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Cuba Health

Harassment of Cuban doctor and journalist Eduardo Herrera Duran.

HRF to Cuba: Stop Harassing Dissident Doctor

Human Rights Foundation (HRF) strongly condemns the continued harassment of Cuban doctor and journalist Eduardo Herrera Duran. In March, Herrera — a surgeon at the Calixto García University Hospital in Havana and a deputy editor for the Hablemos Press independent news agency — was barred from leaving the country to attend a human rights conference in the Czech Republic. Herrera was unable to board his plane after state agents stopped him at the airport and claimed that he needed further authorization to travel.

Dr Eduardo Herrera Duran ( Hablemos Press)
 “In 2012, Cuba began to allow some dissidents to travel abroad, but this new rule seldom applies to medical doctors who disagree with the government. Journalists, dissidents, and activists like Herrera often find themselves helpless when the authorities, targeting them for their work, prevent them from leaving the country,” said HRF president Thor Halvorssen. “Doctor Herrera is clearly being targeted for his role in condemning the farce of Cuba’s ‘significant achievements’ in areas like health care,” said Halvorssen.
In December, the Cuban government reinstated a travel permit requirement for health professionals. In violation of their fundamental right to freedom of movement, medical specialists are now required to obtain permission from health ministry officials in order to leave the country. Herrera requested the travel permit two months in advance of his departure and was never informed that the officials had arbitrarily rejected his request.  In a phone call yesterday, Herrera informed HRF that he has once again filed a travel permit request to attend HRF’s Oslo Freedom Forum in May.

HRF is a nonpartisan nonprofit organization that promotes and protects human rights globally, with a focus on closed societies.

Source: Note received by email.

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Medicine capitalist in Cuba.

There are double standards discriminatory and exploitative Cuban doctors and patients both for foreign patients.

By Dr. Eduardo Enrique Herrera Duran.*

For many in the world, in Cuba, medical care is free. But actually it is not so, and especially for tourists. People who visited the island and ill, have seen are required a hefty payment in foreign currency by the health services required.

Some foreigners complained that they have to pay for any services of this type that will deliver to them at a much higher price than in some of their countries, and with less quality. In addition, sometimes they are examined by several specialists unnecessarily, charged each query in order to increase the final amount.

As medical specialists, sometimes forwards us cases to assess as surgeons who had simply not are sent to our service. In my opinion, this happened for the effort to add an unnecessary specialist consultation and thus charged more.

An example of this occurred on February 14 of Calixto Garcia University Hospital at emergency room. A German patient who suffered several diarrhea ended envoy to be valued by the emergency surgery and therapy, most without this case required it, which was discussed by the medical team.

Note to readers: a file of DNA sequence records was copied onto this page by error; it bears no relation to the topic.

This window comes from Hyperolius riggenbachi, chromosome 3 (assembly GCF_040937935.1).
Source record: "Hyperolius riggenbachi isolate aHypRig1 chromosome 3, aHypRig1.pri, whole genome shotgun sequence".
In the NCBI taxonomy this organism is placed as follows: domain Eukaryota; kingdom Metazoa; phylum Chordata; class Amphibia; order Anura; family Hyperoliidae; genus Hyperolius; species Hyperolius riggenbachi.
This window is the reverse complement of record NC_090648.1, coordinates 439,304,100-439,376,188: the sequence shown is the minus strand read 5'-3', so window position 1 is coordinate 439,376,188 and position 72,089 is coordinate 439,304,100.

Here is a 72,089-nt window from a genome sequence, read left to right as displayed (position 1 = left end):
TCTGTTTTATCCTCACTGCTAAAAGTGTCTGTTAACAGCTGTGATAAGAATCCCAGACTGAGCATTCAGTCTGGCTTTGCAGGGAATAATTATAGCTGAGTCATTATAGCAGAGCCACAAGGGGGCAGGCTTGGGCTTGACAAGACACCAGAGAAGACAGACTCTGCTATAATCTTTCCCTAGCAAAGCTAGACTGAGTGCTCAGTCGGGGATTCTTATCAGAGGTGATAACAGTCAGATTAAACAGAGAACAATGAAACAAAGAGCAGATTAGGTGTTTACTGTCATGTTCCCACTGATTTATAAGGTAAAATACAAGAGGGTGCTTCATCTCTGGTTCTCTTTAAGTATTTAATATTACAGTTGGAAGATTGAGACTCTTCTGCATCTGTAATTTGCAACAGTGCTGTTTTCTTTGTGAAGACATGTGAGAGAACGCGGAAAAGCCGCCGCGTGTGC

Hospitals such as the Cira García, Camilo Cienfuegos and the CIREN (Neurological Restoration Center), are those who receive largest number of foreigners. Others only have some rooms which cater to this type of patient, as it is the case of the Hospitals Pando Ferrer, Hnos Amejeiras and CITED (Ibero-American Centre for the Elderly), in the Calixto Garcia University Hospital.

Ambulances available in the Hospital “Cira Garcia". Author’s photo

Hospitals and rooms primarily responsible for the care of foreigners have better comfort. The equipment is superior and the staff working in them are familiar with provide a service that is not customary in health centers where are served our neighbors.
When tourists arrive to seek medical attention, are required to pay either cash or insurance cards. However, despite such outlay, the doctors who are in charge of care for them not benefiting from this gain. They receive the same salary as all other specialists (approximately the equivalent in pesos to about 60 to 70 dollars a month).

Thus, is the most profitable business for the Cuban State, forming a large number of professionals in the sector without investing much in it. The teachers who teach them usually win approximately 80 dollars a month.

Formed as low-cost physicians are sent to many countries for the so-called "medical collaborations". As a result, and unlike the worker who produces them, the Cuban State receives juicy profits.

This machine make money also joined the physicians from other countries who are studying on the island. Input, and only by registration for the specialty, pay 18 thousand dollars annually. This figure would represent a fortune to any Cuban, even being a teacher of the most qualified. Working in Cuba, could not meet this amount in a lifetime.

Cuba is a paradox for scholars of classical Marxism. For those who still believe in the myth of free medicine, "Socialist" model was transformed into a country where the capitalist health care method, applies more however wages which sustain it remain insufficiently low.